March 29th, 2013

What’s Cyprus to him or he to Cyprus?

Banking crisis on Cyprus became the major concern for Russian leaders during last two weeks. Both Putin and Medvedev several times publicly commented the situation around the island. Kremlin-controlled TV-channels even broadcasted the emergency session of the Cyprus parliament, constructing from the island’s story an important myth and even a tragedy for all Russian TV-viewers.

According to Dmitry Medvedev, Cyprus continues to "rob the loot"

Nevertheless, Russia refused to bail out Cyprus. No surprise, since possible cumulative losses of the Russian state from 10% deposits cut would have been much less than additional 6 bln euros Cyprus needed to receive financial aid from EU.

The Cyprus crisis was exploited by Kremlin’s propaganda for several reasons. First, the story of a financial disaster in a faraway land helps to distract citizens from domestic issues. Second, the collapse of Cyprus offshore economy fits well with the Putin’s strategy of economic self-isolation.

Financial tragedy turned into a comedy after Medvedev’s serious proposal to found an offshore on the Russia’s Far East Kuril islands. Alas, the prime-minister fails to understand that low taxes were neither the only nor the most important reason for Russian business to register on Cyprus. Above all, Russian businessmen run to Cyprus and other jurisdictions in order to protect their property rights that can’t be fully guaranteed in Russian courts. Besides, Russian companies, including state-controlled monopolies, need flexible instruments in order to structure their M&A deals. Cyprus inherited its law system from Britain, and the island’s juridical system, unlike its banks, still works well. In order to see Russian companies returning home, the Russian government needs to restore the independence of courts and parliament, improve the corporate law and create friendlier business environment. Until it happens, Russian companies will depend on the news from offshore havens.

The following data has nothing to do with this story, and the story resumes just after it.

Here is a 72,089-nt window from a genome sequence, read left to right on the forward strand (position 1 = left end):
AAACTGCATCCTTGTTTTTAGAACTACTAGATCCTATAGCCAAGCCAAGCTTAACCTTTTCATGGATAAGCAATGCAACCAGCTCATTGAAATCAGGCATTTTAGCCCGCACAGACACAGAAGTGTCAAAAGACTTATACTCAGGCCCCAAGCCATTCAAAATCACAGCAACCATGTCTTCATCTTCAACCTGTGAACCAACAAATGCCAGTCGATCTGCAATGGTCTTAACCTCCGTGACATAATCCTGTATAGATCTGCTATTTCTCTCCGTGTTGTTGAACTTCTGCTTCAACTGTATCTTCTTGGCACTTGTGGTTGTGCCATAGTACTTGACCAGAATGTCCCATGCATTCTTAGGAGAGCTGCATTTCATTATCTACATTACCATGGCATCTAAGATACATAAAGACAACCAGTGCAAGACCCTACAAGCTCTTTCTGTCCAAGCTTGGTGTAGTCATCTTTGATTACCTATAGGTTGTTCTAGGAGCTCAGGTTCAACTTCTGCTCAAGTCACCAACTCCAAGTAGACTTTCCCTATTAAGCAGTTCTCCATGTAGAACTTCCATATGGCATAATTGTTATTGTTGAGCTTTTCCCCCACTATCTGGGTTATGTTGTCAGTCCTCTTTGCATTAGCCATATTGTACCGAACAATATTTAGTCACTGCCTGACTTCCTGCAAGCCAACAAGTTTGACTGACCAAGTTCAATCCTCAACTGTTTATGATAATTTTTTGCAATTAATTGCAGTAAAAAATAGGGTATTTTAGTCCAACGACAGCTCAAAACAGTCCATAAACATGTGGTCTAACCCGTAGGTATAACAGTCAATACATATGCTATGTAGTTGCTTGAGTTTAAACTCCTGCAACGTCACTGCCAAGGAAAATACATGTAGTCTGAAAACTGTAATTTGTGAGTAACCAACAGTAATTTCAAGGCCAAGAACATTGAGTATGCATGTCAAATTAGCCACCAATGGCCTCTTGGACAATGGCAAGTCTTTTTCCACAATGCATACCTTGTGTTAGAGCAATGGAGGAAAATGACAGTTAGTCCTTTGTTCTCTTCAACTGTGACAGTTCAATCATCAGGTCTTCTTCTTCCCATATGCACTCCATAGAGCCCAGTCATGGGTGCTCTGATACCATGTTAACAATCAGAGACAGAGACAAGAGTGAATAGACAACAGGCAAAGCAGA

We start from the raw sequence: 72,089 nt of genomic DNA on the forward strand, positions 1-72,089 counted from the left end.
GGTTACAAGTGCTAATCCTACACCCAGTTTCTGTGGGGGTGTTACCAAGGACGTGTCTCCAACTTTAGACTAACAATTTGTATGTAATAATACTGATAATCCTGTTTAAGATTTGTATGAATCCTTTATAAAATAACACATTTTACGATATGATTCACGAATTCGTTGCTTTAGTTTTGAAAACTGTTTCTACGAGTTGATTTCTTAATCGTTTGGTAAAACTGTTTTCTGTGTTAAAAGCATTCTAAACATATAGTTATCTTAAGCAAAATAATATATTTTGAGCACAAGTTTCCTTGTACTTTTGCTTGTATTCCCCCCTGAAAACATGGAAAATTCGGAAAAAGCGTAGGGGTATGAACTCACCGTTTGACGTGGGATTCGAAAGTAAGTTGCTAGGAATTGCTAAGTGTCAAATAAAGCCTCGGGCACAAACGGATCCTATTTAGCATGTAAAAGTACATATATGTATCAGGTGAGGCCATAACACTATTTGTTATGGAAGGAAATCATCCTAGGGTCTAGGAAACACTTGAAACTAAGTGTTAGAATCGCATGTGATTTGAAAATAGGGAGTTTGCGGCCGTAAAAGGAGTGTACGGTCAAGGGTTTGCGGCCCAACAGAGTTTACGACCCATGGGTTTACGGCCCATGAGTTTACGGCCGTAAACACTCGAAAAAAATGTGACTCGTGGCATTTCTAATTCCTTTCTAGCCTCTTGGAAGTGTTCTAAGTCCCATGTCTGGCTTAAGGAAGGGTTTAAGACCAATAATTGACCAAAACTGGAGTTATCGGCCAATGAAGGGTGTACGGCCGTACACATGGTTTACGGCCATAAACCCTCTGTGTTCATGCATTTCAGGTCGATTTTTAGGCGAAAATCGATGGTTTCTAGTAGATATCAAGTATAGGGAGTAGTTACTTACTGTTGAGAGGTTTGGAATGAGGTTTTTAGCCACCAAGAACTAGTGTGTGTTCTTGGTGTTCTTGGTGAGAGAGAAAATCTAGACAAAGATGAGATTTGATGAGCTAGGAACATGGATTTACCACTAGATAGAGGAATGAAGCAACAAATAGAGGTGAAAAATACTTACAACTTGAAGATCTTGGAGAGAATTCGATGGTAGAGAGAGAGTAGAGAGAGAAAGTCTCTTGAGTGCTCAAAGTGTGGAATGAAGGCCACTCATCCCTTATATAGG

Fox News

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